AIDS Coalition Kicks Off World AIDS Week

Sarah M.J. Welch

KUDZAI A. MAKOMVA ’06 of Zimbabwe speaks of the effects of AIDS in her homeland as AMANDA S. ALEXANDER ’04 looks on at a rally outside of the Science Center yesterday.

Donning black rubber boots and a navy jumpsuit, Aimee K. Miller ’07 added her voice to the chorus: “People with AIDS are under attack. What do we do? Act up, fight back!”

Despite cold temperatures and gusting wind, Harvard AIDS Coalition (HAC) members and supporters gathered in front of the Science Center yesterday to mark the start of World AIDS week with a rally for AIDS education.

As protestors lambasted President Bush—and Harvard—for not doing enough in the fight against AIDS, winds whipped away many of the 85 white plastic boards dressed in red ribbons that the group had constructed to symbolize the 8,500 people who die from AIDS every day.

By the end of the half-hour rally, only a handful remained standing.

“It’s a cold wintery day and we’re a small group of people but small groups of people can still make a difference,” Dr. Louise Ivers, a member of the non-profit organization Partners in Health, told the crowd of around two dozen.

Members of the HAC remained silent all morning in observance of the 7,000 Africans who die each day of AIDS, but broke their silence to kick off the rally with chanting at 2 p.m.

Gumboots, an African dance group that performs resistance dances, helped rouse the crowd out of its silence with slaps, periodic “ohs,” high kicks and stomping—all in their uniform black rain boots.

Attracted by the flashy colors of the Gumboot members—who were decked out in everything from a bright yellow bandana to a neon green sweatshirt—Tiffany Chan ’07 joined in the rally on her way home.

“I’m actually quite sick and I probably shouldn’t be here in the cold,” said Chan. “But this is such an important issue and we’re so complacent, here in our Harvard world.”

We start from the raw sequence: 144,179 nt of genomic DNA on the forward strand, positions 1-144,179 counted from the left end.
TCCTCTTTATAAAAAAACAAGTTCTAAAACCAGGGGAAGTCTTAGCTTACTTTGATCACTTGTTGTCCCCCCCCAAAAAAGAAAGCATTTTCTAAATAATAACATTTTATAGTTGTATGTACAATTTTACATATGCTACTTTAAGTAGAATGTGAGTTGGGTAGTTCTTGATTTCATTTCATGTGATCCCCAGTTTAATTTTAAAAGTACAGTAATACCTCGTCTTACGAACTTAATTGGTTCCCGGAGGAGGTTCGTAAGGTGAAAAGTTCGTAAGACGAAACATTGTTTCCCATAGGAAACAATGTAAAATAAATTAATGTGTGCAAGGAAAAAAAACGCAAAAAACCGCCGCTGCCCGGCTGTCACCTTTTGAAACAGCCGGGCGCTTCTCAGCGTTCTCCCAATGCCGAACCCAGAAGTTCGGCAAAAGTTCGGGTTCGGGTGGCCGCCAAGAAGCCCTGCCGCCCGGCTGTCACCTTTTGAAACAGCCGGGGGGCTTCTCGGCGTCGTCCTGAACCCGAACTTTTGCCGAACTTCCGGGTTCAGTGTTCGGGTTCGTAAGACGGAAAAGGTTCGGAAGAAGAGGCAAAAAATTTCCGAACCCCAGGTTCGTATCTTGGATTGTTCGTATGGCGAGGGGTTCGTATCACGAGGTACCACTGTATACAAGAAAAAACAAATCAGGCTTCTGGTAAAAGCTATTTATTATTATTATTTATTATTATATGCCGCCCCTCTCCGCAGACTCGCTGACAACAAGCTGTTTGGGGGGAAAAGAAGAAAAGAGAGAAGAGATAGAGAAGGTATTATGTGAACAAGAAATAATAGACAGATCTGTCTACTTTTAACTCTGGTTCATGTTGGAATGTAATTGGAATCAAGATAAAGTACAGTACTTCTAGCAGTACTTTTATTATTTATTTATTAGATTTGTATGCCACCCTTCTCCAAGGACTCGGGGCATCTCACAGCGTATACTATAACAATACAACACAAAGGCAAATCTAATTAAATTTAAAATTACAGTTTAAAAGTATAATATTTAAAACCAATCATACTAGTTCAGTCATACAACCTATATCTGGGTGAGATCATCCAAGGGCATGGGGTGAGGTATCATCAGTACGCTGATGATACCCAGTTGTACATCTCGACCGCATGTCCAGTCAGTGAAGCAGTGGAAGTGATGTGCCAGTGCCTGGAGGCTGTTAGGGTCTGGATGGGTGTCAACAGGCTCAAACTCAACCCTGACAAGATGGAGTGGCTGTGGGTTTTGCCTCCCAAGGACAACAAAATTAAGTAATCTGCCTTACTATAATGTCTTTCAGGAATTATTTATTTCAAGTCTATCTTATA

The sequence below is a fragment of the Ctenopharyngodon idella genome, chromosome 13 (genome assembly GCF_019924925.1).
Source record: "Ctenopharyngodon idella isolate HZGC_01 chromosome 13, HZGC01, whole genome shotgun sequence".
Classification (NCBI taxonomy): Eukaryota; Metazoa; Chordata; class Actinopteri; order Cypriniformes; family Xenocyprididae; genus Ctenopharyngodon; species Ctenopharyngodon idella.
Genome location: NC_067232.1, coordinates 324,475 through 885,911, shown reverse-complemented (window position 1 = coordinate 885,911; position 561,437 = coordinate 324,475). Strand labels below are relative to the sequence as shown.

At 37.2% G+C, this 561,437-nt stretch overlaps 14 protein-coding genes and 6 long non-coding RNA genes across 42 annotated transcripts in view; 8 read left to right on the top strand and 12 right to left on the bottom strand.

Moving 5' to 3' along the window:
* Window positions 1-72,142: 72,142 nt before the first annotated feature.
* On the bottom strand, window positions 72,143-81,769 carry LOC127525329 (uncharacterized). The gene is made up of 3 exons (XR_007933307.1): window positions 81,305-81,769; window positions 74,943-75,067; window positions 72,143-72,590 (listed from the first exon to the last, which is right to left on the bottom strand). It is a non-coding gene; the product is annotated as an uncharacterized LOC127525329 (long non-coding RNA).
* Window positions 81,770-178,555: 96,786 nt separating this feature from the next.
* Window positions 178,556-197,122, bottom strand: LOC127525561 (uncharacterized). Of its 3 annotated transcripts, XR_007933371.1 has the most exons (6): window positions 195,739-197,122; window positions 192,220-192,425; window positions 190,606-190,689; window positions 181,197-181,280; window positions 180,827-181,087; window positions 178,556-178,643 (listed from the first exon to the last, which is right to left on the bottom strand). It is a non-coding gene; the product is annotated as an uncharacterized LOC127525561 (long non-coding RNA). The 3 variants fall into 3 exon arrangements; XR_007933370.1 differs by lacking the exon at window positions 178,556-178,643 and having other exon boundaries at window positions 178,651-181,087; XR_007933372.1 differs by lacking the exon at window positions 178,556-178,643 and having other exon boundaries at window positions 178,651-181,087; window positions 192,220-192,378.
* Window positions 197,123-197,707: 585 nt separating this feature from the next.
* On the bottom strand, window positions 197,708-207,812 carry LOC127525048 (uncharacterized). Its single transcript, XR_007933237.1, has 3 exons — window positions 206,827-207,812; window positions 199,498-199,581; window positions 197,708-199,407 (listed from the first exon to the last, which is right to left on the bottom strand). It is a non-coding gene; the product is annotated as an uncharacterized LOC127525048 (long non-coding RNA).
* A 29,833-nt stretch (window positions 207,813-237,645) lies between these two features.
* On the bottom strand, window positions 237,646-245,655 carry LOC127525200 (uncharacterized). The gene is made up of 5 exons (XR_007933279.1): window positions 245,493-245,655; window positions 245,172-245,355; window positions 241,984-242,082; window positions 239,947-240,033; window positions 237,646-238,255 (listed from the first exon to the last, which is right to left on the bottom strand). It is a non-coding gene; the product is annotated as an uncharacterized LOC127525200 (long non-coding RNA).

While the protest was directed against President Bush’s AIDS policy, several rally speakers were equally critical of Harvard.

“The majority of AIDS patients are located in the Third World but the resources are here in America and in Harvard,” said Jacob Bor ’06.

Kudzai A. Makomva ’06, who hails from Zimbabwe, said the situation is so dire that Harvard should get involved.

“The greatest resource Harvard can use is its name. If it just supported dropping the debt, treating the people, donating the money,” Makomua said. “Harvard is not getting involved because they feel AIDS to be a political issue.”

Although HAC members noted that Bush suggested a five-year $15 billion authorization bill to combat AIDS in Africa, they criticized him for not putting the plan into action yet.

HAC Vice President Tina M. Valverde ’06 praised Democratic presidential candidates for proposing the dedication of $30 billion in aid to the crisis in Africa.

The HAC invited Democratic presidential candidate Howard Dean—who was in town to appear on “Hardball,” which broadcasted live last night from the JFK Jr. Forum—to attend the rally, but he did not.

“Although there was dispute about our critical Bush posters, I’m glad people are talking about it,” said head of the HAC’s research group Sarika P. Bansal ’06, referring to a debate over whether the posters were too anti-Bush. “I’m hoping this day, this week to be a presence on campus.”

The HAC will continue to raise awareness of World AIDS Week by holding panels, teach-ins, video screenings and a culminating party on Friday.